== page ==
COLORADO SPRINGS, Colo. -- The United States Geospatial Intelligence Foundation, or USGIF, selected the U.S. Army Space and Missile Defense Command/Army Forces Strategic Command G-2 Geospatial Intelligence, or GEOINT, Division as the recipient of the Foundation's 2013 Military Achievement Award.

The USGIF annual awards program recognizes outstanding accomplishments in GEOINT tradecraft by an individual or team from the military, government and industry sectors.

USGIF's overall purpose is to promote the GEOINT tradecraft and to develop a stronger community of interest between government, industry, academia, professional organizations and individuals who share a mission focused around the development and application of GEOINT to address national security objectives.

The GEOINT Division is a G-2 staff division at the command's facility on Peterson Air Force Base in Colorado Springs, Colo. The GEOINT Division is also a member of the Army's National-to-Theater, or NTT, GEOINT Federation and is funded primarily by the National GEOINT Program.

This is the first time the Military Achievement Award has been won by an Army Military Intelligence unit in its nine-year history. The award was previously won by the USASMDC/ARSTRAT Future Warfare Center in 2011 for its work in commercial imagery access for disaster relief efforts in support of the Air Force Eagle Vision program and the National Guard Bureau.

This year's award was based on a past GEOINT Division effort to develop and refine a rapid exploitation process for the Advanced Responsive Tactically Effective Military Imaging Spectrometer, or ARTEMIS, hyperspectral sensor on the Department of Defense experimental TacSat-3 satellite. During the experimental phase of the satellite, exploitation of the satellite's large volume of hyperspectral data by the services and intelligence agencies was taking multiple days to exploit.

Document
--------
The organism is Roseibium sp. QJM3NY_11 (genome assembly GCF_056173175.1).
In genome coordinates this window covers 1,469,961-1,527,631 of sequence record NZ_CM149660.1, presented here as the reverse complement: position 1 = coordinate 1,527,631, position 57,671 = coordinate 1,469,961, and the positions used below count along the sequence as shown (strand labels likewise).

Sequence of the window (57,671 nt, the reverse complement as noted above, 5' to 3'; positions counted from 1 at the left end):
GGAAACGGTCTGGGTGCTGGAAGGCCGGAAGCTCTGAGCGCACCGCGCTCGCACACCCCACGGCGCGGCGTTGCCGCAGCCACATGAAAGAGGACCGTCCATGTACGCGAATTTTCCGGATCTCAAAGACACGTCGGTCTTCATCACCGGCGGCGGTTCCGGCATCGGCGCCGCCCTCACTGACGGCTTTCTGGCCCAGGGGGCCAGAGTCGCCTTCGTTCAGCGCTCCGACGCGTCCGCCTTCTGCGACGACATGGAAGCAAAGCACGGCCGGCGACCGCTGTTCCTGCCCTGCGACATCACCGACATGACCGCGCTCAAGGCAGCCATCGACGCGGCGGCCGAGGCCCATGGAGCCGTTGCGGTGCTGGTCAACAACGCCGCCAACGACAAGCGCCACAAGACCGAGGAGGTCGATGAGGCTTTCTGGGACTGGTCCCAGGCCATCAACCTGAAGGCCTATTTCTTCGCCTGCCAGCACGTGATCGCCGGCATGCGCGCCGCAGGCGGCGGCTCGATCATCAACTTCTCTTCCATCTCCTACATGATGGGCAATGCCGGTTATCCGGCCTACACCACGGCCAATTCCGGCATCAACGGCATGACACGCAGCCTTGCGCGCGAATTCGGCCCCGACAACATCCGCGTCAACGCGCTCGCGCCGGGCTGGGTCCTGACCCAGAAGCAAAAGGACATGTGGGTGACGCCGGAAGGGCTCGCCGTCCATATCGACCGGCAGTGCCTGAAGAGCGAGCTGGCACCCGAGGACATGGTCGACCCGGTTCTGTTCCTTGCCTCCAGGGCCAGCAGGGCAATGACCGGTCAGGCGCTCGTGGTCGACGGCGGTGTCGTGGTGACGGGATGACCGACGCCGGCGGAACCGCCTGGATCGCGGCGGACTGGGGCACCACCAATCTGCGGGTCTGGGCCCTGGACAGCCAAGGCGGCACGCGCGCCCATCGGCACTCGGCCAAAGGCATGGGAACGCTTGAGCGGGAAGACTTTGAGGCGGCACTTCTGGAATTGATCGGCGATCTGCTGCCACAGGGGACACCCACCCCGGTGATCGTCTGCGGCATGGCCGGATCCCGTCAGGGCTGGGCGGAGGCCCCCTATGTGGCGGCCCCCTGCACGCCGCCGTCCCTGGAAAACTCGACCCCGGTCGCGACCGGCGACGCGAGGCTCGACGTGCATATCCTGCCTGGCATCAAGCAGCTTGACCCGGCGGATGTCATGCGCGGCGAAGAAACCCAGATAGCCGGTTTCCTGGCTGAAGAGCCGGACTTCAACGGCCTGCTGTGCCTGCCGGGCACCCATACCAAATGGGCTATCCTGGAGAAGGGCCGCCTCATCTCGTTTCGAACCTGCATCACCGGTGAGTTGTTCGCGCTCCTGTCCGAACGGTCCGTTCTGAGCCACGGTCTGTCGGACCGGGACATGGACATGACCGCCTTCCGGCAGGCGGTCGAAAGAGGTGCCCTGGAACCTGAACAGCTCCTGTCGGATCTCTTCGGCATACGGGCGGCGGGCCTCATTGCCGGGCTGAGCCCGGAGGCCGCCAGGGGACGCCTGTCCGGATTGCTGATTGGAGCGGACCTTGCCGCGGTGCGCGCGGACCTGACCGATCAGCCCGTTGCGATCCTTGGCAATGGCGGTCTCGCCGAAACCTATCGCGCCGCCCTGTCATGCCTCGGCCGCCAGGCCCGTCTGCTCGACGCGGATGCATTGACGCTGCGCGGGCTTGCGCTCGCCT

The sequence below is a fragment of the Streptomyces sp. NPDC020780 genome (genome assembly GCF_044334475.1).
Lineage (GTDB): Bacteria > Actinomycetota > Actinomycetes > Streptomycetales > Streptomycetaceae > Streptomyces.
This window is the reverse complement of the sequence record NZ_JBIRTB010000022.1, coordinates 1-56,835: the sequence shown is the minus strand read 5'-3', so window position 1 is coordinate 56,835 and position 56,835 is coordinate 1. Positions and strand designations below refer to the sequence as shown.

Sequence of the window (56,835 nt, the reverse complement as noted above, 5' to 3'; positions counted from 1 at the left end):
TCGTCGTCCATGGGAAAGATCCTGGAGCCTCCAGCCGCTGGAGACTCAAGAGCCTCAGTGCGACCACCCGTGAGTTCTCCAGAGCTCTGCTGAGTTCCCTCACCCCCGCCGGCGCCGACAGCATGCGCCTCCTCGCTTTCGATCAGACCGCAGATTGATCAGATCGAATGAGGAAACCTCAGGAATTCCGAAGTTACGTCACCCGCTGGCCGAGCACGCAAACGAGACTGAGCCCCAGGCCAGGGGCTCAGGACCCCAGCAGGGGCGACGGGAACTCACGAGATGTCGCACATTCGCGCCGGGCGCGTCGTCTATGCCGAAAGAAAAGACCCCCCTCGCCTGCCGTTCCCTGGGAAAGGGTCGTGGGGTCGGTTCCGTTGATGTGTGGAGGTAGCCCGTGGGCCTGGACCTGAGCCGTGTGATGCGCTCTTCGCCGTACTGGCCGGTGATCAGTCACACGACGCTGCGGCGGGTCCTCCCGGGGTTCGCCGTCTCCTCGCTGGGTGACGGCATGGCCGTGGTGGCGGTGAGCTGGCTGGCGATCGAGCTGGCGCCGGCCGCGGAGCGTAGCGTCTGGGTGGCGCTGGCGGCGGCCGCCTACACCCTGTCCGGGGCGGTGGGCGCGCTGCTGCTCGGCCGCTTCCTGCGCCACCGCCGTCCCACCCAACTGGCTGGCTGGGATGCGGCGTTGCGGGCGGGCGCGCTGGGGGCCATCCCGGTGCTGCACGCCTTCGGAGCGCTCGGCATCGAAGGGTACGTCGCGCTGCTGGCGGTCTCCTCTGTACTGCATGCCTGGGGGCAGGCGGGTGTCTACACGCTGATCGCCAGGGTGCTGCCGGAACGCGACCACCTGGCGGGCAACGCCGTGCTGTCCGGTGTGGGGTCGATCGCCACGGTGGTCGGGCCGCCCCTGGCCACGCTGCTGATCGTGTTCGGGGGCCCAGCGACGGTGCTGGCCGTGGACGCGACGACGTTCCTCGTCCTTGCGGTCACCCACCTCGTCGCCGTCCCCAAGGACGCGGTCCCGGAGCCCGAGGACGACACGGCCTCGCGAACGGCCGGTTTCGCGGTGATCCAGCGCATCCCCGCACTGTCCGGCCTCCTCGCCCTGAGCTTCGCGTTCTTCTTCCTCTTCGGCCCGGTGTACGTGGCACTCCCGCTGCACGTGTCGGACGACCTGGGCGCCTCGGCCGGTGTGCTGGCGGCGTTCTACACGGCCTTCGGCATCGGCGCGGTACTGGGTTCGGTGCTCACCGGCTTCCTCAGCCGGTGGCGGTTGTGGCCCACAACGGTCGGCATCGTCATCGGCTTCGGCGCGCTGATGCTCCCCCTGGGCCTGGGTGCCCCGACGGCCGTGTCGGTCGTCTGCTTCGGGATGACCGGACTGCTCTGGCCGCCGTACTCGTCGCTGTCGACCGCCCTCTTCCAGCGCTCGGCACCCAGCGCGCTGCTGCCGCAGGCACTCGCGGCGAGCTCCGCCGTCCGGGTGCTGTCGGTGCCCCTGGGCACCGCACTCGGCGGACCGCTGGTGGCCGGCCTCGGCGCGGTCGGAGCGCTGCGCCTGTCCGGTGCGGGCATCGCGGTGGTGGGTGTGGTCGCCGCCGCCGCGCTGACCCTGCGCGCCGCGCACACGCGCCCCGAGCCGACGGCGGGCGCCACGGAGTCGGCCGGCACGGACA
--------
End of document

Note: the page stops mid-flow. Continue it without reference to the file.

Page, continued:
The GEOINT Division's image scientists developed a faster process in response to a request from the Air Force Space Command and U.S. Strategic Command to reduce exploitation time to help justify funding for the satellite's follow-on operational phase.

Division member Brian Collins developed and coded the initial process, while image scientist Tim Pachter refined and improved that process. Keith Pence led the GEOINT Division analytical effort as a spectral subject matter expert.

The team reduced exploitation time from days to less than a few hours with the result that the operational phase was funded and the division became the first-phase exploiter of all TacSat-3 imagery for DoD and the National Intelligence Community.

During the course of the 20-month operational phase, the team analyzed and created reports for more than 1,700 hyperspectral image datasets. This effort was a major milestone in the application of hyperspectral sensor technology used for rapid (first phase) exploitation.

The announcement from the USGIF noted "the USGIF Awards Program recognizes the exceptional work and bright minds from all areas of the GEOINT community. Award winners are nominated by their colleagues and selected by the USGIF Awards Subcommittee. The 2013 award winners have demonstrated great achievements in advancing the GEOINT tradecraft."

"We received a record number of nominations for the 2013 USGIF Awards Program and the quality of the submissions was extraordinary," said Kevin Jackson, USGIF's Awards Subcommittee chair. "From the curious high school student's first glimpse into the tradecraft to our trail-blazing veterans, the contributions were significant and meaningful. In every single nomination package there is a story of commitment, passion and unwavering dedication to mission--all intended to make this world a better place."

The Division will receive the award at the USGIF April 2014 GEOINT Symposium.

The article is drawn from the USGIF website and USGIF Nomination that was approved for public release.